If you’re as passionate about hotels, as I am, you’ll agree with me:
Nothing beats the excitement of walking into a hotel lobby in the morning, wondering what challenges await you today, and what interesting people you’ll meet…
But there is also a downside to it: Unhappy guests. It’s hard to imagine what decades of nagging and complaining can do to the person having to listen to it…
Why would a guest arrive in his elegant rooftop suite and instantly complain about the lack of ocean view? (It’s 11.00 p.m. and, except for a few lights far away, pitch black outside)
Or why would another guest, who has a beautifully laid out state-of-the-art gym at his disposal only pay attention to the fact that the gym’s TV program does not include his favorite station and demands to see the manager?
Don’t get me wrong. There sometimes IS good reason to complain. If your toilet has just run over for the third time in a row or your next-door neighbor dances naked on the hotel corridor all night long, I’d strongly recommend you bring that to the attention of management.
But I’m talking here about the kind of issues that are often “non-issues” and shouldn’t matter that much.
Now, we know that, in today’s consumer world we are literally trained to find fault to a) Get a refund or to b) get a reduction as we know what “value for money” means.
But I think the whole issue of nagging hotel guests goes deeper.
Could it be that we don’t understand what our guests are really looking for?
Is selling the perfect room all there is to our hotel product? Or are we overlooking something?
We think we are in the business of selling accommodations, but as it turns out, our guests want us to make them feel good. They are looking for warm, friendly and generous hospitality. And they all have different expectations of what that looks like.
For a business coach staying overnight it could mean a hotel environment where everything functions well, where staff is attentive and helpful, and where she feels strongly “supported” in her endeavor to make the mega important presentation the next day her best.
Some of your guests come to celebrate, some are closing an important business deal and others are simply looking for urgently needed time out.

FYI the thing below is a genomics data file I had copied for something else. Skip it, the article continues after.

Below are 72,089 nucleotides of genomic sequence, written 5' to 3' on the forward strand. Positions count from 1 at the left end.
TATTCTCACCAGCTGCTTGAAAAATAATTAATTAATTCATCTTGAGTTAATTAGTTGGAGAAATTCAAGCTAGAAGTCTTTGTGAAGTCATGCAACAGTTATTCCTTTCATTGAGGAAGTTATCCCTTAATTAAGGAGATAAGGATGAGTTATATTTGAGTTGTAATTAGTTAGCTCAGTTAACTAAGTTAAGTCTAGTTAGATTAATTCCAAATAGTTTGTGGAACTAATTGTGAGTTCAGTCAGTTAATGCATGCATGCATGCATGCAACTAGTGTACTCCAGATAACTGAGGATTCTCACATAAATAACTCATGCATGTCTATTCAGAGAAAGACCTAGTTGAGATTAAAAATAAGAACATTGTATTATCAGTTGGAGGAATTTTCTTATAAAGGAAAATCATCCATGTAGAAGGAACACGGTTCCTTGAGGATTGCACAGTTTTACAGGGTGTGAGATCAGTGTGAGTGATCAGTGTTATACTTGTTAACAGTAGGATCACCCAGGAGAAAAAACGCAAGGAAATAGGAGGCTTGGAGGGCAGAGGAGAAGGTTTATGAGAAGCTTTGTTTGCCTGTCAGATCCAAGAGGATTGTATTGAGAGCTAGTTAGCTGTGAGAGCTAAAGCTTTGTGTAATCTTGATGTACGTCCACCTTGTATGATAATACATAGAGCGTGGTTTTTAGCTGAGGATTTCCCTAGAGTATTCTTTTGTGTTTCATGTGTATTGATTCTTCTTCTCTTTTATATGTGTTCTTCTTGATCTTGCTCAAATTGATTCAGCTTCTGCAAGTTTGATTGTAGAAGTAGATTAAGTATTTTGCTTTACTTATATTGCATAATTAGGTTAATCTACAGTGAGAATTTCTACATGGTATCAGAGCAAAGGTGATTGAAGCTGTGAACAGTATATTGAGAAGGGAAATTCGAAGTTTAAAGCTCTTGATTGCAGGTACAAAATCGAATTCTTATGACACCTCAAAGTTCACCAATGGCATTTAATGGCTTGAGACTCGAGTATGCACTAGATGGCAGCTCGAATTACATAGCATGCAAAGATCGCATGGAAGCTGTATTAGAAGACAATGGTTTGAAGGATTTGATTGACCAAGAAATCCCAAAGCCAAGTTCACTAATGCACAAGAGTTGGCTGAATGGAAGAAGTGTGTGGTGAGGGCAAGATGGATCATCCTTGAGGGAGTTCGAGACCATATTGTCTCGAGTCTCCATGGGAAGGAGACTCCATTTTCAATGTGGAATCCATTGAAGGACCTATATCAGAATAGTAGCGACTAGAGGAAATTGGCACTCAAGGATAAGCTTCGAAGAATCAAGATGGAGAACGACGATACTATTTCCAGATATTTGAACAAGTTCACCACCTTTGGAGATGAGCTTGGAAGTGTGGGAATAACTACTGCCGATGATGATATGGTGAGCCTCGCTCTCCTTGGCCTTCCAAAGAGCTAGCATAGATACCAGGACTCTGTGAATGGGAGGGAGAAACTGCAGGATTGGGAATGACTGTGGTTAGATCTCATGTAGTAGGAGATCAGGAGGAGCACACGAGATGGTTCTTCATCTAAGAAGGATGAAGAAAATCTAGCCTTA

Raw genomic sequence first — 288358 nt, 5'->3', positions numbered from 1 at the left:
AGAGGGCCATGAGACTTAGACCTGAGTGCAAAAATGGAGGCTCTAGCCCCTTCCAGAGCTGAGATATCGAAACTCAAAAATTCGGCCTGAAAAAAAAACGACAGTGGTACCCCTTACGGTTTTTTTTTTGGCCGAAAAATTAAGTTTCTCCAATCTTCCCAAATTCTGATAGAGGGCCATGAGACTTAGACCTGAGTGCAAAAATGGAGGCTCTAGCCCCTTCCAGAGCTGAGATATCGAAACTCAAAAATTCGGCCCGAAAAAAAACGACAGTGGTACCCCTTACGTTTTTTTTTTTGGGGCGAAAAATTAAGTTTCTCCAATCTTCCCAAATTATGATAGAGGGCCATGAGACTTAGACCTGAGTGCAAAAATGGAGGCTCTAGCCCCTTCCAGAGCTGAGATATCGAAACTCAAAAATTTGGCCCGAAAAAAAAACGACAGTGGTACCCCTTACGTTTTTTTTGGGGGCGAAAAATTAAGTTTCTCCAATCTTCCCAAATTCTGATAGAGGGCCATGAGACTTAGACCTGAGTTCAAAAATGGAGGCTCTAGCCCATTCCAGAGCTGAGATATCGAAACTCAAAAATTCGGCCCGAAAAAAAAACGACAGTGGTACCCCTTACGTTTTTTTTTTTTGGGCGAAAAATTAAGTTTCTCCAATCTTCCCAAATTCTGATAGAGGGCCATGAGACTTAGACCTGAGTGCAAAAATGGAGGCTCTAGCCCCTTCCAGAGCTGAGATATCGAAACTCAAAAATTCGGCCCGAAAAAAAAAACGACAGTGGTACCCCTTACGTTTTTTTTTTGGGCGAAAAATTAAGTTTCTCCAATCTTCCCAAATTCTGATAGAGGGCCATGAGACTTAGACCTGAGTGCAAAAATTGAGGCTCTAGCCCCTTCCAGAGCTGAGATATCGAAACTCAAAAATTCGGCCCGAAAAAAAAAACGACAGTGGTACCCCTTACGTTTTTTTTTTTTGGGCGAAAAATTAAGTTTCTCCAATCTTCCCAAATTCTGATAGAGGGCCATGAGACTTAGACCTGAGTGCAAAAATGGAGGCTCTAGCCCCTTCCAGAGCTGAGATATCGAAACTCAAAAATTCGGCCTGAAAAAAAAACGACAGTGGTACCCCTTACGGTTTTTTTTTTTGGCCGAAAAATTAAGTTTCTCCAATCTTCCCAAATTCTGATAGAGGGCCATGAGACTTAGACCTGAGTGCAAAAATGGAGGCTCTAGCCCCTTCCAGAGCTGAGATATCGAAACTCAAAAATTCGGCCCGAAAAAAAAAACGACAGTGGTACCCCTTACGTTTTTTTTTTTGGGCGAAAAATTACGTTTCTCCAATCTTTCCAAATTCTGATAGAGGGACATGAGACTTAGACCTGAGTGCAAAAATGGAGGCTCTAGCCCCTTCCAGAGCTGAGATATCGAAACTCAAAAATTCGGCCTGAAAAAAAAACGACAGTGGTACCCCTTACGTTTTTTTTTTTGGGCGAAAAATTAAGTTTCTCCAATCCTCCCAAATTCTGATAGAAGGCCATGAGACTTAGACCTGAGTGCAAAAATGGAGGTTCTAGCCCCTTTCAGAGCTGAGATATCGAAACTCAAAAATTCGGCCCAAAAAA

You might have guests visiting who saved up to give themselves a once in a lifetime treat. They max out their credit card, book the cheapest room available and anticipate a dream vacation. They’ve made a huge investment. Expectations are high and any little thing that goes wrong damages their dream and causes great disappointment.
Or, you might have people booking your hotel in the hope to “fix” their partnership issues. If you’ve ever stood in a hotel lobby during the Christmas holidays, you know what I am talking about. You see groups of tired people arriving; dark circles under their eyes and determined to make these one or two upcoming weeks the best of their lives. This is their opportunity to recover from non-stop work for the past 6 months, to have fun, get closer and resolve all relationship issues. This hardly works and is one of the reasons why complaints are usually at an all-time high during the Christmas period.
People usually nag because they have an emotional need, they feel they are not heard, or they long for attention… They aren’t buying fancy rooms and interior design; they are looking for a little piece of happiness and a memorable experience.
And isn’t a hotel the perfect place to provide this?
Like a good host, sometimes all it needs is a little attention, to listen up, and with a small gesture here and there you’ll leave wonderful memories in your guests’ minds.
In our hotel work, we focus so much on logistics and strategies and feedback scores that we lose sight of the human being. People want to matter.
Egyptian cotton and a superb location are great features, but what makes you stand out is that special, intangible touch that is tied to your hotel product.
So, the question to ask ourselves is this: How do we show our ideal guests we really care on a human level?